Types of Chemical Bottling Containers
There are various types of chemical bottling containers designed to safely store and transport chemicals, each with its own characteristics and suitability for different types of chemicals. The choice of container should consider factors such as chemical compatibility, reactivity, safety requirements, and regulatory compliance. Always consult safety data sheets (SDS) and follow local, state, and federal regulations when selecting chemical bottling containers.
The most common types of chemical containers are:
1. Glass Bottles:
- Glass bottles are often used for storing laboratory reagents, pharmaceuticals, and certain chemicals. They are chemically inert and provide excellent visibility.
- Amber or brown glass bottles are used to protect light-sensitive chemicals from UV radiation.
- Glass bottles may come with screw caps, stoppers, or crimp seals.
2. Plastic Bottles:
- Plastic bottles are lightweight, durable, and cost-effective.
- Common plastic materials for chemical bottles include high-density polyethylene (HDPE), low-density polyethylene (LDPE), polypropylene (PP), and fluorinated plastics for highly corrosive chemicals.
- Plastic bottles come in various shapes and sizes, including narrow-neck and wide-mouth options.
- They may have screw caps, flip-top caps, child-resistant caps, or dispensing caps.
3. Metal Containers:
- Metal containers, such as aluminum or steel cans, are used for some chemicals, especially flammable or pressurized substances.
- They are often used for aerosols, solvents, and paints.
- Metal containers are generally lined to prevent chemical interaction with the metal.
4. Composite Containers:
- Composite containers are made from a combination of materials, such as plastic and metal, to provide specific properties.
- For example, composite drums may combine a plastic interior with a metal or fiberboard exterior for the storage of chemicals.
- Drums are large containers typically used for storing bulk quantities of chemicals, such as industrial chemicals or hazardous waste.
- They come in various materials, including steel, plastic, and fiberboard.
- Some drums have removable lids, while others have removable tops for easy access.
6. Cans and Pails:
- Cans and pails are smaller metal or plastic containers often used for paint, coatings, adhesives, and some chemicals.
- They come in various sizes and can have airtight seals.
7. Tanks and Intermediate Bulk Containers (IBCs):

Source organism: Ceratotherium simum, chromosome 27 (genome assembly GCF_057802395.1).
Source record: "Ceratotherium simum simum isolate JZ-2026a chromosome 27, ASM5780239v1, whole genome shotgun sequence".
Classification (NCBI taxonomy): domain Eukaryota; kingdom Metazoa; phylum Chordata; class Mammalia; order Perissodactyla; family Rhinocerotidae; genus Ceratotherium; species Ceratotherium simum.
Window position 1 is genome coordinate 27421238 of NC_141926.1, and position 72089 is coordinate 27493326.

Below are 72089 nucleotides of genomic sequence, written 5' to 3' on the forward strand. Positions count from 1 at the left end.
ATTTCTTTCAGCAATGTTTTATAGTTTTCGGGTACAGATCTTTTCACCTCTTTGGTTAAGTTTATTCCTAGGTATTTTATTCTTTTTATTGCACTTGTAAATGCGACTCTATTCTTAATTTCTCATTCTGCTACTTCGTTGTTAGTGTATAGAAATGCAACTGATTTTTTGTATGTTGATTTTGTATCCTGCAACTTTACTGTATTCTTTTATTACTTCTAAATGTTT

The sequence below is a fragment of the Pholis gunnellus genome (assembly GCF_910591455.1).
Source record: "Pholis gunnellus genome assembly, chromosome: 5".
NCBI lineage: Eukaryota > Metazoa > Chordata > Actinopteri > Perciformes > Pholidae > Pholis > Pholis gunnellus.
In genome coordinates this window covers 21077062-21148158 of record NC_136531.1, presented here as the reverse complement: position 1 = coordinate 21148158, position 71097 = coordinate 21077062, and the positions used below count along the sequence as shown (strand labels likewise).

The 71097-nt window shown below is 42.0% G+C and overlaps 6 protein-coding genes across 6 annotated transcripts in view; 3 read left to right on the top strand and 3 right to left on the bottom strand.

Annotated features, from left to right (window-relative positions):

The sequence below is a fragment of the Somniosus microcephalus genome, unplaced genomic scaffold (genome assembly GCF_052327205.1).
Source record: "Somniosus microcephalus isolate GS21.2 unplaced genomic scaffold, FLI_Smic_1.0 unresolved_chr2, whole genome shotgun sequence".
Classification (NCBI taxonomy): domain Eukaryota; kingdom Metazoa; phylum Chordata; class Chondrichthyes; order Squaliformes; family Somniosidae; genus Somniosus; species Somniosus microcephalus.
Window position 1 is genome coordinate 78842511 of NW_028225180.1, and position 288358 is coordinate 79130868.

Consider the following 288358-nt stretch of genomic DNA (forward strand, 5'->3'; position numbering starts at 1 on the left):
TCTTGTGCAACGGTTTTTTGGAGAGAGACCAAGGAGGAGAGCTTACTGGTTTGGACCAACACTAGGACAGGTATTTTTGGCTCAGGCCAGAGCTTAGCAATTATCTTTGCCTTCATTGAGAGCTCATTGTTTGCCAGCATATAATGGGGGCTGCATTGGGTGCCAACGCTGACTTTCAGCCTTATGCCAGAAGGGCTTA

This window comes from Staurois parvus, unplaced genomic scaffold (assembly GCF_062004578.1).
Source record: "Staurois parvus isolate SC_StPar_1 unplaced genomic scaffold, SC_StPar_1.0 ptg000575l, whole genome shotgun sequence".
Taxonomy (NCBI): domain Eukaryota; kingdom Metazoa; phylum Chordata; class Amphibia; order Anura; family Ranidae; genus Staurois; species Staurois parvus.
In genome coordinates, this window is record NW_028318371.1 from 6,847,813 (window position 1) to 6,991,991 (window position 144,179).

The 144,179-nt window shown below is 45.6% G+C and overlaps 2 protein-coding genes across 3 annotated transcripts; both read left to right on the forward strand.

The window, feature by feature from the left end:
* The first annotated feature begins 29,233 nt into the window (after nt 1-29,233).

- Tanks and IBCs are used for storing and transporting large volumes of chemicals, often in industrial settings.
Browse ILT’s catalog of Chemical Packaging products here.
What are best practices for storing chemicals in bottles?
Cleanliness: Keeping chemical bottles clean is vital for safety, accuracy, and regulatory compliance. Residue or contaminants inside bottles can lead to hazardous reactions, alter chemical properties, and compromise results. Clean bottles prevent accidents, ensure regulatory adherence, protect the environment, and support accurate measurements, promoting safety and reliability in laboratory and industrial settings.
Chemical compatibility: Ensure that the chosen bottle material is compatible with the chemical being stored. Different chemicals may require bottles made of specific materials, such as glass, plastic, or metal. Consult safety data sheets for compatibility information.
Labeling: Properly label each chemical bottle with essential information, including the chemical name, concentration, hazard symbols, date of receipt, and any other relevant safety information. Use durable, legible labels.
Tight sealing: Ensure that the bottle is tightly sealed to prevent leakage and the escape of fumes. Screw caps, stoppers, or closures should form an airtight seal.
Secondary containment: Store bottles containing hazardous or corrosive chemicals in secondary containment measures, such as trays or bins, to capture potential leaks and spills.
Temperature control: Store chemicals at the recommended temperature specified on the chemical label or safety data sheet. Avoid exposing chemicals to extreme temperature fluctuations.
What is the importance of lab vial septa in chemical bottling?
Lab vial septa play a vital role in chemical bottling by creating a hermetic seal that safeguards the purity and integrity of the enclosed substances. This seal prevents contamination, evaporation, and chemical reactions, ensuring the reliability of analytical results, accurate measurements, and the safe storage of sensitive chemicals in laboratory and industrial settings.